What is the best weapon you can have in a science fiction novel? Sometimes, the answer is ‘who’ and not ‘what.’ Karen Osborne, debut author of Architects of Memory, joined us to share her favorite humans turned weapons of science fiction—do you agree with her choices?
By Karen Osborne
Guns. Bombs. Bioweapons. Sometimes all of it is just not enough to get what you want. Whether you’re talking about reincarnated traitor generals or small children that know every magical spell ever written, a living, breathing human weapon is an absolute must for any decent aspiring space despot’s growing arsenal—because sometimes, you just need a weapon that can think on its own.
The recipe is simple: take one soldier with tactical talent, give them wildly destructive powers, remove the ability to make decisions for themselves, and stop treating them like a human being. Perhaps you’ll get lucky and they’ll stop thinking of themselves that way, too. They’ll pull their own pin and hug their own trigger.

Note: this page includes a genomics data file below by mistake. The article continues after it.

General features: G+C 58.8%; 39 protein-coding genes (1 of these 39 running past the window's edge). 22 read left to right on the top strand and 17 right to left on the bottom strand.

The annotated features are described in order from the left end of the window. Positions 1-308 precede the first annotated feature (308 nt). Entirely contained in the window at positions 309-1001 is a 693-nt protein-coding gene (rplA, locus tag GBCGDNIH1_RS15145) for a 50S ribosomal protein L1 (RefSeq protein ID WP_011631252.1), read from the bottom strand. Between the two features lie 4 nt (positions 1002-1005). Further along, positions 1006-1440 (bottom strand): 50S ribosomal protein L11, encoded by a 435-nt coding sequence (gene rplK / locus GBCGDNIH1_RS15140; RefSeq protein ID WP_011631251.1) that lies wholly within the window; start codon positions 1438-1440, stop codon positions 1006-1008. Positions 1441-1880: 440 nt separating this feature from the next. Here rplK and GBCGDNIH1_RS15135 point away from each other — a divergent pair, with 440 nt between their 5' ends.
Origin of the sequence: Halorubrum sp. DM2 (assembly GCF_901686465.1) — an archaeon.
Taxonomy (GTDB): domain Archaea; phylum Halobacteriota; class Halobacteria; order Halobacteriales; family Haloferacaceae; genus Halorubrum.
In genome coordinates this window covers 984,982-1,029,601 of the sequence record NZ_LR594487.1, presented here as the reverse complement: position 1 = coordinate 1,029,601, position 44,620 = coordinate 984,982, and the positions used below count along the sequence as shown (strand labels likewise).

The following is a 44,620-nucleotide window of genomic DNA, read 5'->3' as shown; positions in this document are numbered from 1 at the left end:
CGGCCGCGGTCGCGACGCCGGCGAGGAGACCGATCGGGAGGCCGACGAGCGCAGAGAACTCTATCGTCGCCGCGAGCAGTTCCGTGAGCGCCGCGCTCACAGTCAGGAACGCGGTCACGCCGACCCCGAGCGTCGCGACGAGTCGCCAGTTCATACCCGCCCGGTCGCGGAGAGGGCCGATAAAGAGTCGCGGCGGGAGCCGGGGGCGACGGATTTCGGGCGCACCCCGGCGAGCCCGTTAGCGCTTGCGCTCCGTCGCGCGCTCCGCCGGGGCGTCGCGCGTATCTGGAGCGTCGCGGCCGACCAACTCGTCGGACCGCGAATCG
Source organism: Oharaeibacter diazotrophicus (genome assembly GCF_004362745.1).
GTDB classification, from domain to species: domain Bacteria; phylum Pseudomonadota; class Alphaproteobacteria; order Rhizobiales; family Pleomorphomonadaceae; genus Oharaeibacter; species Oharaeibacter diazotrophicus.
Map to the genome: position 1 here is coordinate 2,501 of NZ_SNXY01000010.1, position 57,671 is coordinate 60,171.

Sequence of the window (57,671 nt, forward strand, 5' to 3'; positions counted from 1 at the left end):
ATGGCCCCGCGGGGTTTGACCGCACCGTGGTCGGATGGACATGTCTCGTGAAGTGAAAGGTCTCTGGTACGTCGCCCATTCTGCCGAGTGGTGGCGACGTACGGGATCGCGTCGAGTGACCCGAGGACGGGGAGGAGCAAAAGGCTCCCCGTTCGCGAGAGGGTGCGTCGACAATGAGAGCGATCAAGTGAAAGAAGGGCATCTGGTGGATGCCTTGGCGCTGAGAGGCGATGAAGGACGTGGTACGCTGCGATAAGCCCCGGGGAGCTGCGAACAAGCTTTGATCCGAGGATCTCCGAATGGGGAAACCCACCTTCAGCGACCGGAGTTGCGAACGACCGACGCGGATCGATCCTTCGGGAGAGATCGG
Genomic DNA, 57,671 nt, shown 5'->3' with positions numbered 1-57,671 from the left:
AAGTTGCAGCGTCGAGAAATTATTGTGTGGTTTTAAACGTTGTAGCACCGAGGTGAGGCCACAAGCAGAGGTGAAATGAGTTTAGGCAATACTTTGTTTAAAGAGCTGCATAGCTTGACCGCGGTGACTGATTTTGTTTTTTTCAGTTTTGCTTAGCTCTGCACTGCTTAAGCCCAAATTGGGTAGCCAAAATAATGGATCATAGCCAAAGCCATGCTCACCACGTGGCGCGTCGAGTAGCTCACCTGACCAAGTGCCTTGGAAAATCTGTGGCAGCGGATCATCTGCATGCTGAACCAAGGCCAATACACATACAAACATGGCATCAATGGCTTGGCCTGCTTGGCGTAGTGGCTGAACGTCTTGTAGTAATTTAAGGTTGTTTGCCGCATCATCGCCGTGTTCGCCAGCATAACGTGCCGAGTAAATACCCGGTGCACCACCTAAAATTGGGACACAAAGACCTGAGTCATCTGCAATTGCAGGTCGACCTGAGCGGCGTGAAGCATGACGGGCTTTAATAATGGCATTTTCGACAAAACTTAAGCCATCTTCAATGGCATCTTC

Just be careful—sometimes your newly-forged weapons remember who they were before you came along…
Essun and the Orogenes — The Fifth Season by N.K. Jemisin
At the beginning of The Fifth Season, all Essun wants is to be left alone to raise her children, but that’s not going to happen, as her husband is about to find out they’re all orogenes.
To be an orogene is to have immense power: to command the energy of the earth, to cause earthquakes and volcanos, to channel water and even kill others. To manifest as an orogene is to be feared. You risk being killed or given to the Fulcrum, an organization that will train you to channel your abilities and use them in service of the society that hates you.